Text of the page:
John Cassell, His Life and His Work: With Other Instances of Men who Have Risen in Life Through Education

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Cassell, 1891 - 32 sider
 

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Side 8 - He saw thro' life and death, thro' good and ill, He saw thro' his own soul. The marvel of the everlasting will, An open scroll, Before him lay...
Side 6 - I am in earnest. I will not equivocate — I will not excuse — I will not retreat a single inch. AND I WILL BE HEARD.
Side 8 - ... souls, because they will not use their memories; they will trust to the external written characters and not remember of themselves.
Side 2 - Your obligation to obey this law, is its being the law of your nature. That your conscience approves of and attests to such a course of action, is itself alone an obligation. Conscience does not only offer itself to show us the way we should walk in, but it likewise carries its own authority with it, that it is our natural guide, the guide assigned to us by the Author of our nature...
Side 1 - Take care of the pence and the pounds will take care of themselves is as true of personal habits as of money.
Side 8 - At the Egyptian city of Naucratis, there was a famous old god, whose name was Theuth; the bird which is called the Ibis is sacred to him, and he was the inventor of many arts, such as arithmetic and calculation and geometry and astronomy and draughts and dice, but his great discovery was the use of letters.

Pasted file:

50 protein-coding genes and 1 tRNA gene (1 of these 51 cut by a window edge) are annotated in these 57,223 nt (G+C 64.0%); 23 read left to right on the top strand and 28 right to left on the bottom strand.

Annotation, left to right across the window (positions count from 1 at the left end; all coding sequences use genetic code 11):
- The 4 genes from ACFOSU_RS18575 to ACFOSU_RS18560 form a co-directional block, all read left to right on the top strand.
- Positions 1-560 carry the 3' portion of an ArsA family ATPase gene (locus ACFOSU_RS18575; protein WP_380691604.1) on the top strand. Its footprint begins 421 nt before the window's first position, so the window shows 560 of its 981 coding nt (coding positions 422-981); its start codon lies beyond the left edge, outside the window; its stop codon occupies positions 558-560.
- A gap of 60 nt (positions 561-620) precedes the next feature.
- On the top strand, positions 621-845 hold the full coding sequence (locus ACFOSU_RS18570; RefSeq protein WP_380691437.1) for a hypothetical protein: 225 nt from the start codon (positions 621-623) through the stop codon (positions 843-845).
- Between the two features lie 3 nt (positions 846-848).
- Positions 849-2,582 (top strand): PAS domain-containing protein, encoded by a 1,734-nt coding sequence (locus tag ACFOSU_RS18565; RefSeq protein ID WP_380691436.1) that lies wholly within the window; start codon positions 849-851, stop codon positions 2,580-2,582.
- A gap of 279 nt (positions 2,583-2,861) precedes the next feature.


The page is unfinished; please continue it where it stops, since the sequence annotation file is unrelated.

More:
Side 9 - ... writing is unfortunately like painting ; for the creations of the painter have the attitude of life, and yet if you ask them a question they preserve a solemn silence. And the same may be said of speeches. You would imagine that they had intelligence, but if you want to know anything and put a question to one of them, the speaker always gives one unvarying answer. And when they have been once written down they are tossed about anywhere among those who do and among those who do not understand...
Side 17 - Lost, yesterday, somewhere between sunrise and sunset, two golden hours, each set with sixty diamond minutes. No reward is offered, for they are gone forever.
Side 15 - like ours, where so many words are derived from other languages, there are few modes of instruction more useful or more amusing than that of accustoming young people to seek for the etymology or primary meaning of the words they use. There are cases in which more knowledge of more value may be conveyed by the history of a word than by the history of a campaign.
Side 10 - THE poet in a golden clime was born, With golden stars above ; Dower'd with the hate of hate, the scorn of scorn, The love of love. He saw thro' life and death, thro' good and ill, He saw thro

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